When McDonalds first introduced Chicken McNuggets, you could buy McNuggets in boxes of 6, 9, or 20. The Chicken McNugget problem is to determine which numbers of McNuggets you can and cannot buy. A number *n* is a McNugget number if it is possible to buy exactly that many McNuggets (using the original boxes).

There are only finitely many non-McNugget numbers, and these are listed in OEIS sequence A065003.

Note that if you order eight boxes of 6 nuggets you get 48 nuggets, and so if you order more than eight boxes, in any combination, you get more than 48 nuggets. So the following program will compute all McNugget numbers less than 48.

ns = set() for i in range(8): for j in range(8): for k in range(8): n = 6*i + 9*j + 20*k if n <= 48: ns.add(n) comp = set(range(48)) - ns

The non-McNugget numbers less than 48 are stored in `comp`

, the set complement of `ns`

. These numbers are

1, 2, 3, 4, 5, 7, 8, 10, 11, 13, 14, 16, 17, 19, 22, 23, 25, 28, 31, 34, 37, 43.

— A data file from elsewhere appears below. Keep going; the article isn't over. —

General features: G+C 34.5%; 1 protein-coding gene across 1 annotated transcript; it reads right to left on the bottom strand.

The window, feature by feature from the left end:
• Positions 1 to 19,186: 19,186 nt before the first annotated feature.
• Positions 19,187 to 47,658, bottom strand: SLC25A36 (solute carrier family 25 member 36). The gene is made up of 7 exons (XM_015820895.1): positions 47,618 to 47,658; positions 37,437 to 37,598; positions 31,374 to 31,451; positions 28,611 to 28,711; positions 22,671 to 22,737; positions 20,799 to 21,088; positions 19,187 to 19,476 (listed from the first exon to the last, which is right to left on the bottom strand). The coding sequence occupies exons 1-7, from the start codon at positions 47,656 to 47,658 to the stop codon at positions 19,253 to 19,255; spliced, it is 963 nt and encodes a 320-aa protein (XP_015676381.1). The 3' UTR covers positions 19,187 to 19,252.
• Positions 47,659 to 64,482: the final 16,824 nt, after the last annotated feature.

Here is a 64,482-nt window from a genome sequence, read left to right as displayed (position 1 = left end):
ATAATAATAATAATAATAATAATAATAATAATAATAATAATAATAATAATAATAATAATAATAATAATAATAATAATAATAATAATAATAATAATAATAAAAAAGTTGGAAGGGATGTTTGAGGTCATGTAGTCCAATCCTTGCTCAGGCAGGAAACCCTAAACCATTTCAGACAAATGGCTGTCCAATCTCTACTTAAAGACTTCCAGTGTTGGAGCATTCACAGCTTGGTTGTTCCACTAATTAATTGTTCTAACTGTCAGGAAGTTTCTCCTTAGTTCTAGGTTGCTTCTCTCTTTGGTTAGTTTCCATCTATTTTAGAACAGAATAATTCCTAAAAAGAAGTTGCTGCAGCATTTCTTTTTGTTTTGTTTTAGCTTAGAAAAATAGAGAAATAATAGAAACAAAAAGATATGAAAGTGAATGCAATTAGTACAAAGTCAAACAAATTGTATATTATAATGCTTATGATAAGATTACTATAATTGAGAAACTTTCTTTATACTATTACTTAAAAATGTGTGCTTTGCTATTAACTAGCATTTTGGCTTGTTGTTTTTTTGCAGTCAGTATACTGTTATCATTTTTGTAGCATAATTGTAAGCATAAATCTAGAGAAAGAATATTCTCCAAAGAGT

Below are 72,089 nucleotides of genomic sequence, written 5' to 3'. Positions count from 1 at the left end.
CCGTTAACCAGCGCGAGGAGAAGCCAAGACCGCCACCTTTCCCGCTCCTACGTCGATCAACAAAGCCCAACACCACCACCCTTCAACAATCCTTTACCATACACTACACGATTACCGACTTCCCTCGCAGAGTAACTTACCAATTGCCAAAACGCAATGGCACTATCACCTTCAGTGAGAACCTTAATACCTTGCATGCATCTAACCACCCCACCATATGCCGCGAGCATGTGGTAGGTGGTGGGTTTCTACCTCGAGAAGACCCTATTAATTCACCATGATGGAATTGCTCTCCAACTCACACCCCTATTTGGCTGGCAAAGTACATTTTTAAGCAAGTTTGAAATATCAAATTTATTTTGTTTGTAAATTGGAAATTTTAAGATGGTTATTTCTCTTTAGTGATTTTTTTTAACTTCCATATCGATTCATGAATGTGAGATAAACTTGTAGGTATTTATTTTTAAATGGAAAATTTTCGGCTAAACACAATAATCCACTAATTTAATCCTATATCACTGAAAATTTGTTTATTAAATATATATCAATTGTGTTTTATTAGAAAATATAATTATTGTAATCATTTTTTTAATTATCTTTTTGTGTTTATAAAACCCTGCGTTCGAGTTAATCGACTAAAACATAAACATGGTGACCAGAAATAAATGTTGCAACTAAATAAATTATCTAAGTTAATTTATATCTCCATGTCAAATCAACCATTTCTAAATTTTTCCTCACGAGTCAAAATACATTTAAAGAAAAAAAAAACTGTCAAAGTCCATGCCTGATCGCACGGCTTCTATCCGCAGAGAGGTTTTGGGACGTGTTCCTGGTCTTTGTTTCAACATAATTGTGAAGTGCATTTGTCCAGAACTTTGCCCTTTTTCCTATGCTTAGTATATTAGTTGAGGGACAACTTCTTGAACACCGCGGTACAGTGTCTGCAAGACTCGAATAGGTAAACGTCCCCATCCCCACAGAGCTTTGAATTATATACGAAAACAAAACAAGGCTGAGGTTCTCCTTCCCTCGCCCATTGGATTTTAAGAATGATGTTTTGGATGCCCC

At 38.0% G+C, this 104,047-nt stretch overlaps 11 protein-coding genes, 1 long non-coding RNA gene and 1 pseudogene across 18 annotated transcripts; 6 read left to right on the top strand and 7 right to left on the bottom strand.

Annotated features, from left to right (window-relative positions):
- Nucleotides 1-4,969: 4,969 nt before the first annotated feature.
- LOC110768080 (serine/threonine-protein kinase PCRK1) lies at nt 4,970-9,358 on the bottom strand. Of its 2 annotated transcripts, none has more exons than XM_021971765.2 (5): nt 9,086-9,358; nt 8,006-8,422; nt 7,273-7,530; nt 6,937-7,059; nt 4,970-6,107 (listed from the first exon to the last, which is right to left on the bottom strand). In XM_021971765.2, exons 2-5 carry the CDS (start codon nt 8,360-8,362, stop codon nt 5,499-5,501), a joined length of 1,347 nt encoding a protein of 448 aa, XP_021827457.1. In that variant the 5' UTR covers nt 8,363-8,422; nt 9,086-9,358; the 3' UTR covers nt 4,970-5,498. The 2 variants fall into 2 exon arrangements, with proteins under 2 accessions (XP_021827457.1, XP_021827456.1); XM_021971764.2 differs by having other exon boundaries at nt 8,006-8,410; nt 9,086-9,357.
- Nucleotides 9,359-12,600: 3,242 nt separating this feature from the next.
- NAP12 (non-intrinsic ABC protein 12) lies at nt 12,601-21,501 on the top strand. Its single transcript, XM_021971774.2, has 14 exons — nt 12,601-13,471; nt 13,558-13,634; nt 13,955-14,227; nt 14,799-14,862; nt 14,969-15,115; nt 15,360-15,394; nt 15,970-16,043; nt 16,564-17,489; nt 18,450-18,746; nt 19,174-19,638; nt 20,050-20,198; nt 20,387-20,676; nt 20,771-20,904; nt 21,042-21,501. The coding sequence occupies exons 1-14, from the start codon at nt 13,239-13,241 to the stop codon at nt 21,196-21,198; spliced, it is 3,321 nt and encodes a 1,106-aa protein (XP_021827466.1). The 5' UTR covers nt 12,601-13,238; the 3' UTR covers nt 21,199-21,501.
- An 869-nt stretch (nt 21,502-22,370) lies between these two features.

It turns out 48 and 49 are also McNugget numbers. You can verify this by changing “48” to “50” in the code above and looking at `ns`

. This means that 44, 45, 46, 47, 48, and 49, a run of 6 consecutive numbers are all McNugget numbers, and so you can add boxes of 6 to these numbers to get any greater number. This shows that 43 is the largest non-McNugget number.

The set of McNugget numbers is contains 0, my favorite number of McNuggets, and is closed under addition, and so it forms a monoid.

**Update**: The next post generalizes this one, giving a little theory and more general code.

Source: Factoring in the Chicken McNugget monoid. arXiv:1709.01606